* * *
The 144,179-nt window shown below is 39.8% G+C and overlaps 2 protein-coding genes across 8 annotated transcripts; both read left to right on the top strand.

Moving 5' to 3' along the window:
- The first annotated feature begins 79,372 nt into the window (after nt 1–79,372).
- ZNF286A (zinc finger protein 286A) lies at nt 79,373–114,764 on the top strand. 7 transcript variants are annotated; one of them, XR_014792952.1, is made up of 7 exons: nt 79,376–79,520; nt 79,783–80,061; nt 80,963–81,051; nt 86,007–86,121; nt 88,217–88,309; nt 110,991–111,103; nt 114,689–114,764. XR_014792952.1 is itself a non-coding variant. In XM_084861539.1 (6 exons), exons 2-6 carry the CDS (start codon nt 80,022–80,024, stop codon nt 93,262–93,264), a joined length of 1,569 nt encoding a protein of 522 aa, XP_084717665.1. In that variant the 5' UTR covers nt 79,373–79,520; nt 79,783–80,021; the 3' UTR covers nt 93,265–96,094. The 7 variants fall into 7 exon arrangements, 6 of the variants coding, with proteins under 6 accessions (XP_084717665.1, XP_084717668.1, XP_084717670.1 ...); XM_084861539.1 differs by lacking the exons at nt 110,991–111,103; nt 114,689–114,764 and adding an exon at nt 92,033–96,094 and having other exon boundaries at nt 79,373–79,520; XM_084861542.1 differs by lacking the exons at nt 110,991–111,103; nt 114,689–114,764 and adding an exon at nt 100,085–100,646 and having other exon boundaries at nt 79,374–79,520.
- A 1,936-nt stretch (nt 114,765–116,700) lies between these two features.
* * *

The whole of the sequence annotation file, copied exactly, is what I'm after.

The 144,179-nt window shown below is 39.8% G+C and overlaps 2 protein-coding genes across 8 annotated transcripts; both read left to right on the top strand.

Moving 5' to 3' along the window:
- The first annotated feature begins 79,372 nt into the window (after nt 1–79,372).
- ZNF286A (zinc finger protein 286A) lies at nt 79,373–114,764 on the top strand. 7 transcript variants are annotated; one of them, XR_014792952.1, is made up of 7 exons: nt 79,376–79,520; nt 79,783–80,061; nt 80,963–81,051; nt 86,007–86,121; nt 88,217–88,309; nt 110,991–111,103; nt 114,689–114,764. XR_014792952.1 is itself a non-coding variant. In XM_084861539.1 (6 exons), exons 2-6 carry the CDS (start codon nt 80,022–80,024, stop codon nt 93,262–93,264), a joined length of 1,569 nt encoding a protein of 522 aa, XP_084717665.1. In that variant the 5' UTR covers nt 79,373–79,520; nt 79,783–80,021; the 3' UTR covers nt 93,265–96,094. The 7 variants fall into 7 exon arrangements, 6 of the variants coding, with proteins under 6 accessions (XP_084717665.1, XP_084717668.1, XP_084717670.1 ...); XM_084861539.1 differs by lacking the exons at nt 110,991–111,103; nt 114,689–114,764 and adding an exon at nt 92,033–96,094 and having other exon boundaries at nt 79,373–79,520; XM_084861542.1 differs by lacking the exons at nt 110,991–111,103; nt 114,689–114,764 and adding an exon at nt 100,085–100,646 and having other exon boundaries at nt 79,374–79,520.
- A 1,936-nt stretch (nt 114,765–116,700) lies between these two features.